Beekeeping, or apiculture (Latin: apis ‘bee’), has been practiced in Egypt for over 4,000 years. And collecting honey from wild bees goes back even further. The 8,000-year-old cave painting from a cave near Valencia, Spain, shows a person, hanging from three strands of rope, surrounded by bees, collecting honey.
The aim of keeping bees is to collect honey, wax, pollen, royal jelly and propolis. But a final and highly important service of beekeeping is pollination of crops. The action radius of bees is max 2 km and typically hives are close to orchards or fields of wild flowers. To pollinate distant fields, bee colonies are moved to these fields. Farmers will pay for the hives to be moved, as without pollination there will be no crop to harvest. Bees are perfect pollinators. While gathering nectar from flowers and blossoms their bodies get covered in pollen, which are subsequently transferred to the female reproductive organs of seed plants, thereby enabling fertilization and reproduction. Pollination is thus turned into a perfect win-win symbiosis as the bees are paid in nectar for the service provided.
In this respect, it is important to understand that one third of our food comes from plants that have been pollinated by bees. Without the bees, that portion would not be produced.
The best known product of bees is, of course, honey.
As Winnie the Pooh so succinctly said: “The only reason for being a bee, that I know of, is making honey… and the only reason for making honey is so I can eat it.”
Well, not only Winnie likes his honey. Not only is it a sweetener, but a healthy sweetener, and much better for you than refined sugar. When table sugar is extracted from sugar cane (or sugar beets), the proteins, nitrogen elements, and enzymes found in the natural sugar cane/beet are destroyed. Pure honey, on the other hand, is only strained. It is a natural product loaded with antioxidant and antimicrobial properties.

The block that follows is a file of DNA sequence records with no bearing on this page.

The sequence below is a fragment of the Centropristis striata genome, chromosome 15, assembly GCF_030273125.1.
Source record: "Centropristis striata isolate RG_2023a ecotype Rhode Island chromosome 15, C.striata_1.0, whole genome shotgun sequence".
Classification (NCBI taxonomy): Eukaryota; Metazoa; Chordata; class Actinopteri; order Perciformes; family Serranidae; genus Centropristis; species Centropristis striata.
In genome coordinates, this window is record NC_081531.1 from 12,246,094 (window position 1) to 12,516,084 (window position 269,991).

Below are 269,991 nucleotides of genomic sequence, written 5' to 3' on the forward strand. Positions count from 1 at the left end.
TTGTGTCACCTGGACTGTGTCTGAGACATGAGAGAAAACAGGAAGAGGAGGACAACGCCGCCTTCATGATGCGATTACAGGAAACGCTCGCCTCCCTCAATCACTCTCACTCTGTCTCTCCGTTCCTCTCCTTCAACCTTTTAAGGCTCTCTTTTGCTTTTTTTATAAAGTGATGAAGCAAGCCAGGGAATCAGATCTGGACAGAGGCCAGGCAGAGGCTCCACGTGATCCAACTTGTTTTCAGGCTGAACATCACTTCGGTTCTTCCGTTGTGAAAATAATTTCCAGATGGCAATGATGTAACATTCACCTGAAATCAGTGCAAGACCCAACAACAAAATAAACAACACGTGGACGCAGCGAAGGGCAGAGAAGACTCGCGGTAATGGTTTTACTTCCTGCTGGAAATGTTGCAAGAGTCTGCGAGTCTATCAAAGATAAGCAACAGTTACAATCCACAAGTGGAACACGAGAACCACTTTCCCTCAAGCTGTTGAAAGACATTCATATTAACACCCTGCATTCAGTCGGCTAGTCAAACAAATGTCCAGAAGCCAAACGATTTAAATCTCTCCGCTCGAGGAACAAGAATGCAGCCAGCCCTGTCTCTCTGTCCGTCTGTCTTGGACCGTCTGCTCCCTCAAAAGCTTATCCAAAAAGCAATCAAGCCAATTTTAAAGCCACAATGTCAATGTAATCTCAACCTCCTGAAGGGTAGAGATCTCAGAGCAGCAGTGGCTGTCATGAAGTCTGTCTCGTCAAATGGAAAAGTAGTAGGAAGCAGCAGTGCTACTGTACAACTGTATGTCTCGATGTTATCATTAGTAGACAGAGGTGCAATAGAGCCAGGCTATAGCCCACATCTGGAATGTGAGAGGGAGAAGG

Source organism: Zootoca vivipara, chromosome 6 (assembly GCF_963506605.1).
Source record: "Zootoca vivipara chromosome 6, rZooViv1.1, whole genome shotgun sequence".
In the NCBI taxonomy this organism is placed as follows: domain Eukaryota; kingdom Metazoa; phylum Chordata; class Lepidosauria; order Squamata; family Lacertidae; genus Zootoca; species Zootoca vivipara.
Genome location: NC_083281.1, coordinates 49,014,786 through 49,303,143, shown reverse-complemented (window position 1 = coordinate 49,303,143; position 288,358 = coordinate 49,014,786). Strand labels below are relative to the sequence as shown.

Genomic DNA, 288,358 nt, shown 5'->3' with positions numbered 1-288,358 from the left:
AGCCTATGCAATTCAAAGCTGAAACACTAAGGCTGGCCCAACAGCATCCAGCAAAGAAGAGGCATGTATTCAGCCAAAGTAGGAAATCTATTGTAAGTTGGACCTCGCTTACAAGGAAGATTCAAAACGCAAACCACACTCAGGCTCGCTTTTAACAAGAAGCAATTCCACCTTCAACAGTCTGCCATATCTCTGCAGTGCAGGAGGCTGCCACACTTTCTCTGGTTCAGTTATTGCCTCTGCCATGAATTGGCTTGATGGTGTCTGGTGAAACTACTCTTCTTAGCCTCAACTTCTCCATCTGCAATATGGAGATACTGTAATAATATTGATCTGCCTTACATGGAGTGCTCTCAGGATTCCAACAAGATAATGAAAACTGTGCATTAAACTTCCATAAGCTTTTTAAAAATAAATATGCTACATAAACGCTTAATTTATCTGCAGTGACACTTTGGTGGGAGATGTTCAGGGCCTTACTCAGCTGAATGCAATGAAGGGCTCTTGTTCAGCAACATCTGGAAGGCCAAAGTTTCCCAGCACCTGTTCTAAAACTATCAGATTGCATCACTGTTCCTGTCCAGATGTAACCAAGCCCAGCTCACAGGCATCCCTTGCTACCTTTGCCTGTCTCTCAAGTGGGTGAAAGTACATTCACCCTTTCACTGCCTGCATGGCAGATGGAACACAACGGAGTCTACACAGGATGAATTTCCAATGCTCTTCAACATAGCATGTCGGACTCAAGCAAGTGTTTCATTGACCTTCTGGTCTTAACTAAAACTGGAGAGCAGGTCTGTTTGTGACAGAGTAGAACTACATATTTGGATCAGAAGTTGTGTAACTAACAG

Honey is a rich source of valuable antioxidants – at least 16 have been found in honey – which expedite healing of damaged tissues, and also help skin to appear younger and more radiant. Honey also has powerful antibacterial properties and wound-healing capabilities. The reason that honey helps to kill bacteria and heal wounds is related to an enzyme that produces hydrogen peroxide.
A colony is composed of three types of bees: the queen, the largest bee in the hive, female workers (30,000 to 50,000), and male drones (less than 100 to several thousand, depending on seasonal conditions). The queen is raised from normal unisex larvae by feeding her more royal jelly than the others. She emerges from her cell after 15 days and remains in the hive for another three to seven days, after which she sets out on up to 12 mating flights. Drones follow her, and far away from the hive and high up in the air – probably to sort the weak drones from the strong ones – she mates with a number of them. When she returns to the hive, her pouch filled with sperm, she is ready to lay eggs, up to 3,000 a day.
The queen is the mother of all bees in the colony. She exudes pheromones that prevent the other females from developing ovaries. The productive life of a queen is no longer than three years, after which the female workers, or the beekeepers, dispose of her.